The best part about this book is all of the information included on Japanese history and culture.  At the end of the book the authors talk about which parts are real history and which parts are story.  Another good part is the boy Seikei, he is such a hopeful character and always determined to follow his dreams.

The writing is more juvenile than other Middle Grade books that I usually read.  Pretty simple use of language and words; so younger kids should be able to read it.  I personally thought the dialogue was a bit too simplistic at times.

The authors weave a good mystery though and the characters are interesting and believable.  The plot is somewhat complex and is interesting to follow; although I found it to be a bit predictable.

Overall I liked the book.  I enjoyed the mystery and reading about Japanese culture and history, I thought Seikei was a very likable and endearing character.  I wasn't a big fan of the writing style; I thought it was a bit simplistic even for the age group the book is aimed at.  I will read the next book in the series and see how I like that one and then determine whether or not I will read the remaining five.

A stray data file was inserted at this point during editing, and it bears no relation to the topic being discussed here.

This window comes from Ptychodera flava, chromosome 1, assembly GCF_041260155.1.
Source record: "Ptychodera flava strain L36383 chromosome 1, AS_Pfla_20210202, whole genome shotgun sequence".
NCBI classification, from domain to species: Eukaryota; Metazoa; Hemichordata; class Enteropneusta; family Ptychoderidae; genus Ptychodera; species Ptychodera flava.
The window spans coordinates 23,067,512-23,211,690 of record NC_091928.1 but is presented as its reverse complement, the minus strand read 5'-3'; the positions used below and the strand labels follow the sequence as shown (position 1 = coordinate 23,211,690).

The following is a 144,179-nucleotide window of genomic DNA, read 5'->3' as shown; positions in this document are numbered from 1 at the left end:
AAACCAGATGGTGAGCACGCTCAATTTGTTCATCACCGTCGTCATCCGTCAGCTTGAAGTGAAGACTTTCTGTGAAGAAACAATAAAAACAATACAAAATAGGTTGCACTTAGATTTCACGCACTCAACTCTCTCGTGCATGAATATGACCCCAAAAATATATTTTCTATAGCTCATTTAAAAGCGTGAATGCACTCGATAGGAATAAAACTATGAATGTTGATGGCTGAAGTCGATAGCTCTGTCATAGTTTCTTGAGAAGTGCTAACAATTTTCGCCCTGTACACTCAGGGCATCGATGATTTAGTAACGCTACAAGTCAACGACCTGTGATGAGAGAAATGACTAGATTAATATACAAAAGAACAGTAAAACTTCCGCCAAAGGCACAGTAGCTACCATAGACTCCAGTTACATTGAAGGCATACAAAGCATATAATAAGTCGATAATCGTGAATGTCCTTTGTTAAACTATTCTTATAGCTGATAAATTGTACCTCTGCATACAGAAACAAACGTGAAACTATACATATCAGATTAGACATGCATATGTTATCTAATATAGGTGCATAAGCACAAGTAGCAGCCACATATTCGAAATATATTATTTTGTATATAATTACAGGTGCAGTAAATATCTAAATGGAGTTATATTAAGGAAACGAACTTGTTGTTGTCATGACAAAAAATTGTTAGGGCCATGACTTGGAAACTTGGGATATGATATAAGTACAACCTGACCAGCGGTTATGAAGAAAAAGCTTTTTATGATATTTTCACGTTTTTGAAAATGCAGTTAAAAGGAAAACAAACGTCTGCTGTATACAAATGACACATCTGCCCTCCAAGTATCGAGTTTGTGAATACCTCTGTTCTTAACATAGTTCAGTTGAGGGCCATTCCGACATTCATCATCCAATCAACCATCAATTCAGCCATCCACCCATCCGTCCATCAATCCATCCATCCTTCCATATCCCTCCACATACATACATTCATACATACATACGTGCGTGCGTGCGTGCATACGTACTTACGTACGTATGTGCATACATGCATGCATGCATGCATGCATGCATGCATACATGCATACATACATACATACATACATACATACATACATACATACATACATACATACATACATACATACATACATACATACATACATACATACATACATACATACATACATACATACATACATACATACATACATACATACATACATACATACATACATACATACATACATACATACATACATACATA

This book goes towards the following reading challenge:
- The 100+ Book Reading Challenge
The Ghost in the Tokaido Inn (The Samurai Mysteries) 

Review - The Red Pyramid (The Kane Chronicles, Book 1) by Rick Riordan (4/5 stars)

This is the first book in the Kane Chronicles by Rick Riordan.  This series is set to be a trilogy; with the next book released in 2011 and the final book released in 2012.  I absolutely loved Riordan's series Percy Jackson and the Olympians; so I was excited to read this one.  I actually listened to this on audio book so I have a couple of comments about that in the paragraph below (skip this if you have it in paper format).  This was a great book and I think fans of Percy Jackson will find a lot to like here.

The audio book was interesting.  They had two readers one who read Carter's part and one who read Sadie's part.  The person who read Carter's part sounded almost exactly like Percy Jackson.  The person who read Sadie's part tended to sound a bit shrill at points in the book.  Overall the audio was well done but the shrillness of the girl's voice got to be a bit much at times.